Biden: 50% of cars sold in America will be electric or hybrid by 2030

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President Joe Biden is seeking 50 percent of all new cars sold in the United States in 2030 to be all-electric, hybrid-electric or hydrogen-powered — a target he will set in an executive order at a later date, according to senior administration officials.

According to The Verege, his administration will propose new standards for fuel economy and emissions that would more or less erase the Trump administration’s retreat from former President Obama-era rules covering cars made until 2025.

Biden will also sign an executive order that instructs the Environmental Protection Agency (EPA) and the National Highway Traffic Safety Administration (NHTSA) to develop strict long-term rules to support his 2030 goal, which include medium and heavy duty vehicles as well.

The European Union had proposed a virtual ban on sales of new gas-powered passenger cars by 2035, although France has held back from phasing out hybrid cars, which still use fossil fuels.

The UK wants to stop selling new combustion-engine cars by 2030. China wants all new cars sold in 2035 to be at least hybrids, but aims for 50 per cent of cars to be electric or battery-powered hybrids. or run on hydrogen.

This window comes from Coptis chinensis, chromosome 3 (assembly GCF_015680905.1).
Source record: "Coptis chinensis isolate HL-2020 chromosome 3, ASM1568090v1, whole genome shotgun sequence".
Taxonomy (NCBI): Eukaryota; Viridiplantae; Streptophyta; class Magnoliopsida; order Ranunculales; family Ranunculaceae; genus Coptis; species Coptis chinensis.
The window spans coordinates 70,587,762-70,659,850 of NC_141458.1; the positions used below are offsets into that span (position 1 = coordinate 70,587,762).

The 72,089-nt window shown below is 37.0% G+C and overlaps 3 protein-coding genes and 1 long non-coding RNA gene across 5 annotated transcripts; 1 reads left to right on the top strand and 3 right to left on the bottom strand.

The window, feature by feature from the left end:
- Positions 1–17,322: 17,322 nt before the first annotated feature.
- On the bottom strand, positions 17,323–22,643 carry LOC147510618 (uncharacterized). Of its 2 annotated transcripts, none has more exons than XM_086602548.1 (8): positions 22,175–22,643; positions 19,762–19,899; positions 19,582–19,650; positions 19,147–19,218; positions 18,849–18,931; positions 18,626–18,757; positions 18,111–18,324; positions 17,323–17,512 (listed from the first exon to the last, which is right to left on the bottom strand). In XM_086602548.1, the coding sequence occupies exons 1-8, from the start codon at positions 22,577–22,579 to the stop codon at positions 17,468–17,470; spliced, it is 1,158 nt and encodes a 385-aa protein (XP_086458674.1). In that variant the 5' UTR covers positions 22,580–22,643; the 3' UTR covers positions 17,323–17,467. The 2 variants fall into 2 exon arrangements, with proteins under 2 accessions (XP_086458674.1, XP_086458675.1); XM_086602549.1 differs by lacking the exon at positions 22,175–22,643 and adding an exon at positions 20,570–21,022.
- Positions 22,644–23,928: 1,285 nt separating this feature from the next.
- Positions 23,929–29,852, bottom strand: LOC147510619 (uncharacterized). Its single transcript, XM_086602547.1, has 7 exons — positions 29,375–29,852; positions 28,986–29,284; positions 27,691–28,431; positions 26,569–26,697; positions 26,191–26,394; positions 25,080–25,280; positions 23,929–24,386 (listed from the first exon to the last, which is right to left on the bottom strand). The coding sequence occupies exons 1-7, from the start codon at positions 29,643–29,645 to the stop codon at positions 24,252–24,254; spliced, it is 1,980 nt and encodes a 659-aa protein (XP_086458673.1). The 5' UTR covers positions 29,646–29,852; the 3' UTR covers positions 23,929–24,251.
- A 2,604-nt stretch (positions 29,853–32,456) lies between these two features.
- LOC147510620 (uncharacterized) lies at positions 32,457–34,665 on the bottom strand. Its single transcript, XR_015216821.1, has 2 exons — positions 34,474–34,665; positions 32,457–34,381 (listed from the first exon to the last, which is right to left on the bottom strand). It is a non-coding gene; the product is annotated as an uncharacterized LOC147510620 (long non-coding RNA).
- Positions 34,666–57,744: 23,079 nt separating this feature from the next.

California, the absolute leader in statewide environmental regulations, is looking to ban new gas-powered cars by 2035.

On the policy side, the NHTSA’s proposed rule would look to secure average annual increases in fuel economy of just under four percent, according to Reuters, and a final fleet-wide average of about 52 miles per gallon for 2026 model vehicles.

Under Obama, automakers had to increase the average fuel economy of their fleets by five percent each year, aiming to reach an average fleet of 54 miles per gallon in 2026 model year cars.

And the Trump administration has lowered this dramatically — during the climate crisis and respiratory virus pandemic, no less to annual increases of just 1.5 percent and an average target of 40 miles per gallon. Excessive compliance” with the Obama-era rule.

At the same time, the EPA will propose a rule that requires emissions reductions that are proportional to the proposed fuel economy gains, where fuel consumption and exhaust emissions are intrinsically linked. The two rule proposals will now go through a months-long public comment process before final rules are proposed and accepted.

The Biden administration’s new proposals have the support of some major automakers, which will separately announce their own goals to electrify their fleets later in the day. Representatives from General Motors, Ford and Stellantes (the company created when Fiat Chrysler merged with France’s PSA Group) will appear alongside Biden as he announces executive orders and proposed rules, as well as leaders of the auto workers’ union.



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